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foreign produce. The exports consist of wheat and flour, beef and pork, flax-seed, iron utensils, lumber, soap, and candles. The imports of British manufactures, wine, gin, duck, and glass, from France and Holland; rum and sugar from the West Indies; teas, nankeens, bale goods, and silk, from China and the East Indies. For this latter trade, more than twenty vessels, averaging 350 tons, are annually employed, each carrying out specie to the amount of 280,000 dollars. With the neighbouring states of New York and Delaware, there is a constant exchange of productions. It has been stated, that 1,600,000 of the importations of the western country, including part of Pennsylvania, the western part of Virginia, Kentucky, Tenesse, Ohio, and Indiana, and the wheat, flour, and bar-iron, are sent from Pennsylvania to Massachusetts and New Hampshire, in exchange for whale oil, whalebone, and dried fish. White and clouded marble is sent to New York and Baltimore, and other places. For the same staple productions, Rhode Island and Connecticut exchange their cheese; North Carolina, her tar, pitch, turpentine, and lumber; South Carolina and Georgia their rice, cotton, live oak, and cedar; and Virginia receives foreign articles for her wheat and tobacco, coal, lead, and peach-brandy. The
Flax-seed, 15,000 hhds. at 40s. - - L. 30,000
Timber plank, masts, boards, staves, and shingles, 35,000
Ships built for sale, 25 at L. 700, - - 17,500
Copper ore and iron, in pigs and bars, . 35,00O
Total, - , L. 705,500 annual quantity of salt brought from Onondago to Pittsburgh, by the Alleghany river, amounts to between 4000 and 5000 barrels. The quantity of boards and timber, which are brought down the Alleghany river and French Creek, is estimated at 3,000,000 feet, at nine dollars per 1000 feet.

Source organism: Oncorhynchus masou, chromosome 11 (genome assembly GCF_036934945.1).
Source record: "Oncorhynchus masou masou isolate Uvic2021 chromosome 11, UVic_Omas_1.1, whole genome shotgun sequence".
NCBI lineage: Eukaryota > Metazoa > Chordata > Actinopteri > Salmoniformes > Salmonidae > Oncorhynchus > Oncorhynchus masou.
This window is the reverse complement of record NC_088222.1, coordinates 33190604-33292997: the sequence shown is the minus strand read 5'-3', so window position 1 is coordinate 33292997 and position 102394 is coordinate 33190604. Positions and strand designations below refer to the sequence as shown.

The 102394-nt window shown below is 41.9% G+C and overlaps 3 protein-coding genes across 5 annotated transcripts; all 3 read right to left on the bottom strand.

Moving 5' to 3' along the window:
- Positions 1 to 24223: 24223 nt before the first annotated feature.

Middletown, situated where the Swetara joins the Susquehannah, has an excellent harbour, and is a place of considerable commerce. Columbia, in Lancaster county, is also a place of deposit for the produce brought down the Susquehannah, whence it is transported by waggons to Philadelphia.
Banks in Philadelphia, in November 1816.
Bank of Pennsylvania, capital, - 2,500,000 dollars.
. Philadelphia, - - - 1,800 000
Farmers'ai>d mechanics'bank, - 1,250,000
—— Northern Liberties, •
North America, . . 800,000
. . Girard's Bank, - - 2,000,000
The amount of capital, the two last not included,
* James Pemberton (then in his 90th year) mentioned to me, that he well remembered the time when there was but one ironmonger's shop in the place, and only one ship in the trade between Philadelphia and London; and the arrival of this vessel used to be of so much importance, that marriages were sometimes delayed until its return. Such is the great increase of this city, that it is now said to contain 106,000 inhabitants, more than 1000 families of whom are of our society, (Quakers.) Sutcliffe's Travels, p. 56.
V OL. n. H
was 7,734,130 dollars; the bills in circulation, 3,415,418. The deposits, including those due to other banks, 8,449,474; notes discounted, 13,329,091; public loans, 2,396,071; specie, 1,148,907; amount of loans on interest, 15,725,162, which is more than double the amount of the capital stock. Amount of debts due on demand, 11,864,892, which is more than ten times the amount of specie in the vaults.
Insurance Offices.—In 1814, there were eleven, with a capital each from 300,000 to 600,000 dollars. For houses, the insurance is made for seven years, and the premium varies from l£ to 2£ per cent, according to the situation, use, and dimensions of the building. The policy may be renewed for an equal length of time, by paying a dollar.